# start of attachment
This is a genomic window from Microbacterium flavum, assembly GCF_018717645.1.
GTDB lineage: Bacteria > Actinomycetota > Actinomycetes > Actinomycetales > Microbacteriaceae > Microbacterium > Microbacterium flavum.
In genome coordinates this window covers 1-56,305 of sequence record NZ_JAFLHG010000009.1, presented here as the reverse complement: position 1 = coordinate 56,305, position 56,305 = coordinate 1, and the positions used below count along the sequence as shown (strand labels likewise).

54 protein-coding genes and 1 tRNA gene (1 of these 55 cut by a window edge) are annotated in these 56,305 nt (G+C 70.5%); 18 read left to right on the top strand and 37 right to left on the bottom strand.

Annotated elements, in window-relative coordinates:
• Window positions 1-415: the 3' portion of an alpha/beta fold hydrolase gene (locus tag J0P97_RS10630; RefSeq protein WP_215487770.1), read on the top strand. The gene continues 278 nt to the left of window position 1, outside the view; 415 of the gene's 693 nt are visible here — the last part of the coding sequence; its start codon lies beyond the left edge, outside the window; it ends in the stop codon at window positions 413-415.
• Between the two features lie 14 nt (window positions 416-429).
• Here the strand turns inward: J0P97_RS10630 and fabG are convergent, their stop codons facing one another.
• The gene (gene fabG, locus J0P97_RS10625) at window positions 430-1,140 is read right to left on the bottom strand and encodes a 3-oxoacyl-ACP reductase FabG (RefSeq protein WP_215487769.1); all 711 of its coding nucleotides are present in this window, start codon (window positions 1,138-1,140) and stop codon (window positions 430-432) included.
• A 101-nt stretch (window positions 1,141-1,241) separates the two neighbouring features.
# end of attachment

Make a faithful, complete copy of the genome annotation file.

This is a genomic window from Microbacterium flavum, assembly GCF_018717645.1.
GTDB lineage: Bacteria > Actinomycetota > Actinomycetes > Actinomycetales > Microbacteriaceae > Microbacterium > Microbacterium flavum.
In genome coordinates this window covers 1-56,305 of sequence record NZ_JAFLHG010000009.1, presented here as the reverse complement: position 1 = coordinate 56,305, position 56,305 = coordinate 1, and the positions used below count along the sequence as shown (strand labels likewise).

54 protein-coding genes and 1 tRNA gene (1 of these 55 cut by a window edge) are annotated in these 56,305 nt (G+C 70.5%); 18 read left to right on the top strand and 37 right to left on the bottom strand.

Annotated elements, in window-relative coordinates:
• Window positions 1-415: the 3' portion of an alpha/beta fold hydrolase gene (locus tag J0P97_RS10630; RefSeq protein WP_215487770.1), read on the top strand. The gene continues 278 nt to the left of window position 1, outside the view; 415 of the gene's 693 nt are visible here — the last part of the coding sequence; its start codon lies beyond the left edge, outside the window; it ends in the stop codon at window positions 413-415.
• Between the two features lie 14 nt (window positions 416-429).
• Here the strand turns inward: J0P97_RS10630 and fabG are convergent, their stop codons facing one another.
• The gene (gene fabG, locus J0P97_RS10625) at window positions 430-1,140 is read right to left on the bottom strand and encodes a 3-oxoacyl-ACP reductase FabG (RefSeq protein WP_215487769.1); all 711 of its coding nucleotides are present in this window, start codon (window positions 1,138-1,140) and stop codon (window positions 430-432) included.
• A 101-nt stretch (window positions 1,141-1,241) separates the two neighbouring features.